9. One other thing you might try with those flash cards on your wall, which I’ve found generally helpful, is to print the characters in colors according to tone (e.g. all first tone characters are blue, etc). Seems to make remembering the tones much easier, at least for me, when I see the character in my mind I see it in color and subsconsciously that seems to make me associate it with the tone.

  10. Anki has a Mandarin plug-in that automatically converts pinyin into color-coded text.

    Sometimes the tones it selected were wrong though & I didn’t find it that helpful, but maybe I didn’t give it enough time.

    One thing I used temporarily when I was struggling with tones was to visualize the characters in a location associated with the tone. The rising tone characters were in the attic, the declining tone characters in the basement, the 3rd tone characters on a teeter-totter, & the flat tone characters were images in the flat glass table in my dining room.

    If I see the character for rabbit, I know it is rabbit. I might not remember what tone it is though. Then I remember, the rabbits are all running wild in the basement & I know that rabbit must be 4th tone.

  11. This is great.

    I think this is relevant to graphical user interfaces (GUI’s) in software and web design. As you experiment with different matrix sizes and so forth, you may want to have a look at Fitt’s Law, for example, and think about the matrix density as something to play with.

    The classic PC/Mac desktop is basically a detailed grid of things that one might think would be hard to remember the location of. But people perform well at this, many people even prefer messy desktops since they have little trouble remembering where things are. I once had a coworker who would occasionally just cut and paste most of the shortcuts on his Desktop (including the *old* “Old Desktop” folder) into a folder called “Old Desktop”, which was then placed in a corner of the new (mostly blank) desktop. This created a series of fossilized “layers” of desktops. He was quite fast at finding even old, obscure things with this. The Windows Phone and new Microsoft Windows 8 user interface (formerly called Metro) conventions seem to rely on this sort of capability, and take it to the next level.

    Similarly, if you think about the detailed sequence of relatively precise locations many people learn with muscle memory in order to quickly navigate hierarchical menus, it’s the same — people are good at mapping positioning to recall of lots of items.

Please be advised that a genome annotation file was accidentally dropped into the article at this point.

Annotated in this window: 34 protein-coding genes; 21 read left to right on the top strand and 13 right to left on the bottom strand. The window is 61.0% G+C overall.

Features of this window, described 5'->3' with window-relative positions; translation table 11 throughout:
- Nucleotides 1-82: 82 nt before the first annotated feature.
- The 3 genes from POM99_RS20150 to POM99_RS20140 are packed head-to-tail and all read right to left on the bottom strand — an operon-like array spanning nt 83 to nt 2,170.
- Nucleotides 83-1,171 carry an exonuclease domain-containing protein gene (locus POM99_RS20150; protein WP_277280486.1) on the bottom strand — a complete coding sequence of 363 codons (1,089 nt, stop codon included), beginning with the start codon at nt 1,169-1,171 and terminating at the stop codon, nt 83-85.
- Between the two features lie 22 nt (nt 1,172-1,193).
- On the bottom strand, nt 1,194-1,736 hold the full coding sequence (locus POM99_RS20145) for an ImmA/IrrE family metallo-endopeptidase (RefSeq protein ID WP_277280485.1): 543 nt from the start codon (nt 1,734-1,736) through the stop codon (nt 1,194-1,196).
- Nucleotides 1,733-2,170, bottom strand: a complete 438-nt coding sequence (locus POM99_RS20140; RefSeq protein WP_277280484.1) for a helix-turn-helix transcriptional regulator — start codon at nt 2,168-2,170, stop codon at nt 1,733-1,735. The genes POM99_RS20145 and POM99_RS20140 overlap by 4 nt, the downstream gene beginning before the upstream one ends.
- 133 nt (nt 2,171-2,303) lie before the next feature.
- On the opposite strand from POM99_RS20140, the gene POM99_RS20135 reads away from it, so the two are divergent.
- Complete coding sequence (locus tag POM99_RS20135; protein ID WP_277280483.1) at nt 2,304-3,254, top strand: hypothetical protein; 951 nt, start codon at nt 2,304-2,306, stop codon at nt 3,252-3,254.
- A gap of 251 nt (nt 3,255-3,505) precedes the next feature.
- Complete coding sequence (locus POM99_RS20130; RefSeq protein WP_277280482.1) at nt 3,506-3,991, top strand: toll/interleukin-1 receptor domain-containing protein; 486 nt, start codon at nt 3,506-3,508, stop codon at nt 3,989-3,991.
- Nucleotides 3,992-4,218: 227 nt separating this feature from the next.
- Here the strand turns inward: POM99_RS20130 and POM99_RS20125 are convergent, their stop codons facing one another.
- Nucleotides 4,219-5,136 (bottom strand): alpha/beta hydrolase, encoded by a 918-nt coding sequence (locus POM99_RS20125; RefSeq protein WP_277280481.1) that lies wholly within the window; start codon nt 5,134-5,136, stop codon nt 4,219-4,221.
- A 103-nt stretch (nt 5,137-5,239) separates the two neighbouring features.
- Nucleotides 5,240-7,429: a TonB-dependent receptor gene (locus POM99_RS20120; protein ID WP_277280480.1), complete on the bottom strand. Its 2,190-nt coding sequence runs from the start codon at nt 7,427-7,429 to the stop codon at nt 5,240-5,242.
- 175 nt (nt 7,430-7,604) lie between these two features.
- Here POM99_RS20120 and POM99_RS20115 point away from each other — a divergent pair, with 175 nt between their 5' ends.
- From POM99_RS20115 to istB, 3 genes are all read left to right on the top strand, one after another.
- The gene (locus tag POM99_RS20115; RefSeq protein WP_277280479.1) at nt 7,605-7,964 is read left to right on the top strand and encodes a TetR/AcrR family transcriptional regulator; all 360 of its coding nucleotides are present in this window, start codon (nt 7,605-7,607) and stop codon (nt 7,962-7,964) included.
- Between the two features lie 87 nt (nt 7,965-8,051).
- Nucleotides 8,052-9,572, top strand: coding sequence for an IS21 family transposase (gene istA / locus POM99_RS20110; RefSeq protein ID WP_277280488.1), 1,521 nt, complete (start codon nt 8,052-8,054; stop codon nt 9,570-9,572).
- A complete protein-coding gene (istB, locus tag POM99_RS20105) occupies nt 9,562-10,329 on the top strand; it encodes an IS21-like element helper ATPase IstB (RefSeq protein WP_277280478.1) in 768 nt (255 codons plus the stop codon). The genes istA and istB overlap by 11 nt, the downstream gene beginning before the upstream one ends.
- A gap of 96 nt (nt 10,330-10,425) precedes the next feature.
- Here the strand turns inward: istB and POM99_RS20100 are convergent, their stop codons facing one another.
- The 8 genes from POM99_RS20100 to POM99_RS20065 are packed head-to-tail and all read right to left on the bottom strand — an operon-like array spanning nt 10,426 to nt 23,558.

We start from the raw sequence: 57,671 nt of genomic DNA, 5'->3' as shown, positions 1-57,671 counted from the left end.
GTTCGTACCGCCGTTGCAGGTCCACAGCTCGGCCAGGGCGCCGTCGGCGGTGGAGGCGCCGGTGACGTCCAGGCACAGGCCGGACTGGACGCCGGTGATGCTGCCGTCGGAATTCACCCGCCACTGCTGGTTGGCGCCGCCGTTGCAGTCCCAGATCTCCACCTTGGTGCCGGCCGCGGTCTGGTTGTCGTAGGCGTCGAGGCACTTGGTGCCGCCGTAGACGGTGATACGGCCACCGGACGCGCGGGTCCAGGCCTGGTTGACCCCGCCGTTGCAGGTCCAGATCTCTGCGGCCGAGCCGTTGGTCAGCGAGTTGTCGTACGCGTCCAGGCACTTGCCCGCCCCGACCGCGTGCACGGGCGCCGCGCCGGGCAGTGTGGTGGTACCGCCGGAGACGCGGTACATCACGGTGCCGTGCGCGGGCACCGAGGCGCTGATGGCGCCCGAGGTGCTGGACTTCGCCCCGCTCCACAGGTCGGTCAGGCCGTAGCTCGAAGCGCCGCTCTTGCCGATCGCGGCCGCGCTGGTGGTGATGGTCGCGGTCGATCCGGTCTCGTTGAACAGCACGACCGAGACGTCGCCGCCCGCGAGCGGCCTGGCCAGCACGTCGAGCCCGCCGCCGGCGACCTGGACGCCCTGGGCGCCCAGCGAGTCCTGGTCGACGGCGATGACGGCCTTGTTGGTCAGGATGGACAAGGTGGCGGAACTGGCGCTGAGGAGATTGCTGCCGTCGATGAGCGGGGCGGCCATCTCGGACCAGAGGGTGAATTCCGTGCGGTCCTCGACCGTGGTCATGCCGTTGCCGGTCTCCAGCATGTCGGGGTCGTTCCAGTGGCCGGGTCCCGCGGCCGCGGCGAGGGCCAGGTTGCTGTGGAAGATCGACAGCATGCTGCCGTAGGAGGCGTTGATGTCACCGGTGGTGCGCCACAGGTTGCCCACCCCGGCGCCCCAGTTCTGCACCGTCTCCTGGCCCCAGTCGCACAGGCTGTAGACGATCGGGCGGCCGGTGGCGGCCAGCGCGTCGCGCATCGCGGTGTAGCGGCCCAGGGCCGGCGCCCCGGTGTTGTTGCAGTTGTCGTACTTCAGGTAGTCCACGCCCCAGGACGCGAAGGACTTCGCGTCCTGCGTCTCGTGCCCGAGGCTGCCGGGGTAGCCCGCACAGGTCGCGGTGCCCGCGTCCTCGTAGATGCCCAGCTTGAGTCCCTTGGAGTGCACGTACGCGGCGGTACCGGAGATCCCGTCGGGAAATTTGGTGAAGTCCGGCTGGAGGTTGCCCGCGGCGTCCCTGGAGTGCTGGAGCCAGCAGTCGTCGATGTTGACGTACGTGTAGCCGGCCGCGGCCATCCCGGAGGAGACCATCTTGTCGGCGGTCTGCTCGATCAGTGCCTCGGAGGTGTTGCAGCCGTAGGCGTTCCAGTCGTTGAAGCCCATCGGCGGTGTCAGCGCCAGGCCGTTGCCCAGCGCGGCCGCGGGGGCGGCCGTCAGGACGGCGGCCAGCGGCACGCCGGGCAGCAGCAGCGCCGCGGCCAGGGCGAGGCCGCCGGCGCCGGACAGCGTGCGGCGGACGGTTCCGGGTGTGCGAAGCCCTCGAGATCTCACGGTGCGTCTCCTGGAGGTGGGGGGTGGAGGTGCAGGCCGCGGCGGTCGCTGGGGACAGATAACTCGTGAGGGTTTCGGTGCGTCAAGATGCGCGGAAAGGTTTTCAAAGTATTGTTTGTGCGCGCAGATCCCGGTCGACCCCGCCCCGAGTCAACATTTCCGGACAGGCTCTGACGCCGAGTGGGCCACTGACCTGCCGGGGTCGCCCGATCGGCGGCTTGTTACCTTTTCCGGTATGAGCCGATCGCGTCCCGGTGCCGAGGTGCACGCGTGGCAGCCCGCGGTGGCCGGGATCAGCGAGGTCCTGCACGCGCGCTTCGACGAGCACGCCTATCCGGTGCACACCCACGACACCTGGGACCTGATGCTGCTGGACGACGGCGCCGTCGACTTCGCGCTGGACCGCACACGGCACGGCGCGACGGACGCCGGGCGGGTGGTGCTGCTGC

What I wonder is have you tested in a way that neutralizes the positioning during recall. In other words, is your learning still great when you can’t look at the matrix during recall?

    Seth: I have done a test where the recall test for two types of study — conventional, with everything in one place, and new, with different things to be learned in different places — and found a huge advantage for the new way. However, it was just one test. I will do more tests where the testing method is the same for the two types of learning.

  12. A wonder if this relates to Night Sky constellations with their different positions and shapes – not that far removed from the Chinese characters you’re studying. Maybe this is how we evolved to read in the first place, by pointing to different constellation and naming them.

  13. This makes perfect sense. Look up “memory cathedral” – it’s a memory technique used for centuries, where you imagine things you need to remember being in a giant building.

    I listen to a lot of podcasts on my iPhone while I’m walking around, and I try to always vary my route. I find that if I ever relisten to those podcasts, I am immediately transported back to where ever I was when I first heard it.

  14. I’ve failed to keep up my Anki studying as well. It seems to me it ought to be part of the browser and keep track of everything- emails, feeds, flashcards, etc…
    As a separate program it ends up being something I remember I am supposed to be doing whenever I am doing something else; if it were integrated almost everything (including TV) could be in it. This would be especially useful for those of us trying to limit light exposure at night- maximize our use of daylight computer hours.

    Seth: cool idea.

  15. I’m having a hard time wrapping my head around this. It’s so simple, and un-intuitive. Placing knowledge and sticking it on a place.

    So now we have a mandarin wall, a programming wall (with different colors), and maybe a to do list on a fridge. Maybe that’s why people put it on the fridge. It’s accessible and people frequently goes to the fridge. Now we just need more walls. LOL